Dear Winn – 28 January 2016
Dear Winn: 28 January 2016, the 30th anniversary of the Challenger explosion. I stayed home my freshman year and attended a community college on a super-sweet scholarship. Such an arrangement afforded me the opportunity to have lunch most every day with my parents. Now that I think about that it brings tears to my eyes. Did I even have a clue as to what a gift that was? I was home on the lunch hour that day, watching tv, eating Guy’s Bar-B-Q chips and drinking my mother’s sweet iced tea, when the television suddenly became a box of shock. I don’t remember us saying anything to one another, we simply sat (or did we stand?) and tried to believe our eyes. As best I can remember, that was my first national televised tragedy. My parents had witnessed JFK’s assassination coverage, the Kent State shootings, and others I’m sure. But that was my first, or at least the one that feels first in my memory. I believe our television was a Magnavox. Will’s room has gone quiet again, the son back at school for the spring. He probably won’t be back home until the semester’s over. I’ve made an online acquaintance whose son is also off at college as a freshman. He sends me a note from time to time agreeing that yes, getting used to this is very hard. He said something in his last note about those people who say kids going off like that is the start of a new chapter. But he said for him its been like the closing of a book you’ve been writing and reading for so very long. He’s right. You’ll be there soon, pard. Hang on. God, sorry to be so Eeyore. I’ll liven this up a bit. I’ve started reading Richard Hugo’s poetry. I believe one of his books holds the key to a stuck place I’ve had in relation to some writing I want to do. I may tell you more about this later, but for now that’s all. Yep, its good not to give all your gold away, right? Oh, man, I’ve gotta share these lines from Hugo. I thought of you when I read them: Today, I am certain, for all my terrible mistakes I did the right thing to love places and scenes in my innocent way and to spend my life writing poems, to receive like a woman the world in its enduring decay and to tell that world like a man that I am not afraid to weep at the sadness… Beautiful, huh? I haven’t read enough about Hugo’s life to get a feel for his faith or lack of. But I’m willing to bet when he wrote those lines that heaven hushed for a moment, and a voice as gentle as the morning spoke in the direction of Montana and said, “Oh how beautiful.” That brings to mind a favorite quote from Robinson’s Gilead: “In eternity this world will be like Troy, I believe, and all that has passed here will be the epic of the universe, the ballad they sing in the streets.” My gut tells me heaven hushed for that one too. And maybe that same voice said, “AttaMarilynne.” I had a car insurance payment due today, car tag renewal due tomorrow, this weekend is grocerypalooza (every two weeks), I’m gonna have to break down and buy a new pair of cowboy boots (close to holes in my soles, which sounds poetic, but in the snow is no bueno), Sarah needs a new pair of glasses (overdue), and the Beagle’s up for litter of shots. Money’s always a concern. I try not to worry about it, you know, look at the birds and the lilies and all that jazz. But I still do, I guess because I’m not a bird, or a lily. But we’re getting our three squares and then some, plus everybody’s healthy (for now). So I’m thankful. But I still worry. My birthday’s so close I can smell it. I’ll turn forty-nine, man. Forty-freakin-nine. It was just yesterday I was a college freshman watching The Young & The Restless with my mom on the days my dad had to be away at lunchtime. Yes, the epic of the universe, my good friend. Troy. Coraggio. John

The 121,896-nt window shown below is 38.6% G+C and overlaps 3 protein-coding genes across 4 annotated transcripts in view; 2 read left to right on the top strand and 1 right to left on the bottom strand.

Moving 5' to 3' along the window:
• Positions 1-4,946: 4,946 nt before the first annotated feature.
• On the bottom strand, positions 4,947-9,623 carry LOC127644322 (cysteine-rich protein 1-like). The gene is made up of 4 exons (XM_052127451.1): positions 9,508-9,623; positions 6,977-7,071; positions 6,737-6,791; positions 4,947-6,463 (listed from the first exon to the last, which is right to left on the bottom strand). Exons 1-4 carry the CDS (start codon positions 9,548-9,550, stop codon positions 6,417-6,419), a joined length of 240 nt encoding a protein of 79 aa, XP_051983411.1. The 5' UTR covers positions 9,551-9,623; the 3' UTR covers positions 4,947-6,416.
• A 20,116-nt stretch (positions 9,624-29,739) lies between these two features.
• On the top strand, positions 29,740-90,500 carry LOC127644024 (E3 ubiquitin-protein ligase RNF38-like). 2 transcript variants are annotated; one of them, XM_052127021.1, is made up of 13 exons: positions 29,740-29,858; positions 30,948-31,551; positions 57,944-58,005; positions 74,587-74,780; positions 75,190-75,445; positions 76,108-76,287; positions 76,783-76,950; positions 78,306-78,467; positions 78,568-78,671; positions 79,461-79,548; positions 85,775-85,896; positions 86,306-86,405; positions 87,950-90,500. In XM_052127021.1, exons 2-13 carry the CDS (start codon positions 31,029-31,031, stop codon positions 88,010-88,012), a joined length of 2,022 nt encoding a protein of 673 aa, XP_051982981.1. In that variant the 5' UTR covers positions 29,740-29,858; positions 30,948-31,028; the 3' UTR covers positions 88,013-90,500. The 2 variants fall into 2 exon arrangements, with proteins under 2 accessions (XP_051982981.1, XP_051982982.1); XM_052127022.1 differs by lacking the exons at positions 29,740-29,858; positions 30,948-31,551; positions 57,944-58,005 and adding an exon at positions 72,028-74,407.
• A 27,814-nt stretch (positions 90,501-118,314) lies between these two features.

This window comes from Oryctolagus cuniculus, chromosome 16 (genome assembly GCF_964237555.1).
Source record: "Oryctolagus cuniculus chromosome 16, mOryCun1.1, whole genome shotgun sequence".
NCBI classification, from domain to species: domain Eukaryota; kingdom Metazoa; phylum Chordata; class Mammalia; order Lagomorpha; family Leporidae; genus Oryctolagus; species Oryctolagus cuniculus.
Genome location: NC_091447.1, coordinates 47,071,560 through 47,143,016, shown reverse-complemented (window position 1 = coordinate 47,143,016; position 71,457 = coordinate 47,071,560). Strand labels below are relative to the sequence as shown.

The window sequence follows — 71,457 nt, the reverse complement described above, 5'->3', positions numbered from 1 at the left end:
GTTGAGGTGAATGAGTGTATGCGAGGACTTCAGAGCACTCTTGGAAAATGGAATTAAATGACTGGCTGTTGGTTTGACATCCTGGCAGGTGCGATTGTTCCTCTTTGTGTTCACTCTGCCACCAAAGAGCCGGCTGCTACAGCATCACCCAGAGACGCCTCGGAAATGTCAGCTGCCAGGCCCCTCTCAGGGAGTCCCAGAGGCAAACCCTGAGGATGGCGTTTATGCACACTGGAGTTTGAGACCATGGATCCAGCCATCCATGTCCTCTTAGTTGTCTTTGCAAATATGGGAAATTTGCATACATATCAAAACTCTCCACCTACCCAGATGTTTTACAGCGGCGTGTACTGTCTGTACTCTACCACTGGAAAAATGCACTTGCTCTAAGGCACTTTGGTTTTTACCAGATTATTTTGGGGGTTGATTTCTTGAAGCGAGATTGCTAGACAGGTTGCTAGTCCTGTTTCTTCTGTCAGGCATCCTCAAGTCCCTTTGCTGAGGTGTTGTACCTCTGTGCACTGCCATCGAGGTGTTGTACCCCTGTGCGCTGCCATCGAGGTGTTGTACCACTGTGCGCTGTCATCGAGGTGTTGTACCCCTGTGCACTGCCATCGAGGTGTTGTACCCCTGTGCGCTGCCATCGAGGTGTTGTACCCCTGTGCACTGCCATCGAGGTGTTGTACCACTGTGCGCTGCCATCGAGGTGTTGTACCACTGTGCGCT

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Such bittersweet memories. I did not realize the Challenger explosion was 30 years ago. I, too, watched it as it happened. (I also watched both JFK’s assassination and Lee Harvey Oswald’s by Jack Ruby.) Feeling very sad and very old today.
Me too, Susan. Thanks.
30 years ago I was a 21-year-old engineering student, studying in the basement of the house I shared with five other guys. I have vivid memories of my roommate calling down to me that Challenger had just had an accident. I remember sitting on the couch, and watching it all unfold. The sadness. Almost 28 years in the aerospace industry now, and I still think about that every time I send something into test, or get ready to put something onto an aircraft, or send something into space. Trying to impress upon the younger generation that details matter, and decisions have consequences.
I also remember watching the Young and the Restless every day after lunch. One of my friends got hooked one summer after being laid up due to a car accident. Watched it every day with his mom, and carried the habit with him back to school. Got the rest of us hooked. Could have been worse, I guess. I wonder what ol’ Victor and Nikki are up to these days.
Vic and Nik, quite the pair, huh? Thanks for sharing those pieces of memory. It was a very sad day.